|The first excerpt represents the element of Air. It speaks of mental influences and the process of thought, and is drawn from Life in the Iron-Mills by Rebecca Davis:
never passed a fellow without some joke or other. He remembered
once seeing the place where he lived with his wife. "Granny
Hill" the boys called her. Bedridden she Was; but so kind as
Joe was to her! kept the room so clean!--and the old woman, when
he was there, was laughing at some of t' lad's foolishness."
The step was far down the street; but he could see him place the
ladder, run up, and light the gas. A longing seized him to be
spoken to once more.
"Joe!" he called, out of the grating. "Good-bye, Joe!"
The old man stopped a moment, listening uncertainly; then
hurried on. The prisoner thrust his hand out of the window, and
Life in the Iron-Mills
|The second excerpt represents the element of Fire. It speaks of emotional influences and base passions, and is drawn from Enoch Arden, &c. by Alfred Tennyson:
Not knowing--Enoch was so brown, so bow'd,
So broken--all the story of his house.
His baby's death, her growing poverty,
How Philip put her little ones to school,
And kept them in it, his long wooing her,
Her slow consent, and marriage, and the birth
Of Philip's child: and o'er his countenance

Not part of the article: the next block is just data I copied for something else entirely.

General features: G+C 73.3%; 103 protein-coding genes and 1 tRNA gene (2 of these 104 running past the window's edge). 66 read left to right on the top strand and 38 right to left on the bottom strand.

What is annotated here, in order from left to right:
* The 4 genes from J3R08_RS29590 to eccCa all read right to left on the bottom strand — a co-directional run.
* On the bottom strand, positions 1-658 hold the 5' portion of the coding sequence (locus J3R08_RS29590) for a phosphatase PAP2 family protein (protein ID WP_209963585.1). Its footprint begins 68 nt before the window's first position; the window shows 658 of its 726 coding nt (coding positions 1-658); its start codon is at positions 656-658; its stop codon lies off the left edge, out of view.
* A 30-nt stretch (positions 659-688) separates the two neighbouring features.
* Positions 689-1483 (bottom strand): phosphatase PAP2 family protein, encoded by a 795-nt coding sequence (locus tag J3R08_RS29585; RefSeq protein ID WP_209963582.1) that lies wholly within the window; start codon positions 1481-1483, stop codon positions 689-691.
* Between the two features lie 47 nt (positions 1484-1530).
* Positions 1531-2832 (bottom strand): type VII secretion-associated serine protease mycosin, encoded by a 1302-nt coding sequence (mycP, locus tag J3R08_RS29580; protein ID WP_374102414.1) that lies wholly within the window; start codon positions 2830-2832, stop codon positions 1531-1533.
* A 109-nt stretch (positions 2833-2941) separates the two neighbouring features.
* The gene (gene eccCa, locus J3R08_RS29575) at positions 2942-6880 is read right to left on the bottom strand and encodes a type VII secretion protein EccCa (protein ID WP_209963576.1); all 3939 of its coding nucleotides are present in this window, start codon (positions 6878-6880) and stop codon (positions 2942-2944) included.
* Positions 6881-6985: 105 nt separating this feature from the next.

No shadow past, nor motion: anyone,
Regarding, well had deem'd he felt the tale
Less than the teller: only when she closed
`Enoch, poor man, was cast away and lost'
|The third excerpt represents the element of Water. It speaks of pure spiritual influences and feelings of love, and is drawn from Gulliver's Travels by Jonathan Swift:
of an expedient. I had, the evening before, drunk plentifully of
a most delicious wine called GLIMIGRIM, (the Blefuscudians call
it FLUNEC, but ours is esteemed the better sort,) which is very
diuretic. By the luckiest chance in the world, I had not
discharged myself of any part of it. The heat I had contracted
by coming very near the flames, and by labouring to quench them,
made the wine begin to operate by urine; which I voided in such a
quantity, and applied so well to the proper places, that in three
minutes the fire was wholly extinguished, and the rest of that
noble pile, which had cost so many ages in erecting, preserved
|The fourth excerpt represents the element of Earth. It speaks of physical influences and the impact of the unseen on the visible world, and is drawn from Within the Tides by Joseph Conrad:
according to his own favourite theory. Aloud he observed that as
long as a man had not given up correspondence he could not be
looked upon as lost. Fugitive criminals had been tracked in that
way by justice, he reminded his friend; then suddenly changed the
bearing of the subject somewhat by asking if Renouard had heard
from his people lately, and if every member of his large tribe was
well and happy.
The tone was curt, as if repelling a liberty. Renouard did not
like being asked about his people, for whom he had a profound and
remorseful affection. He had not seen a single human being to whom
Within the Tides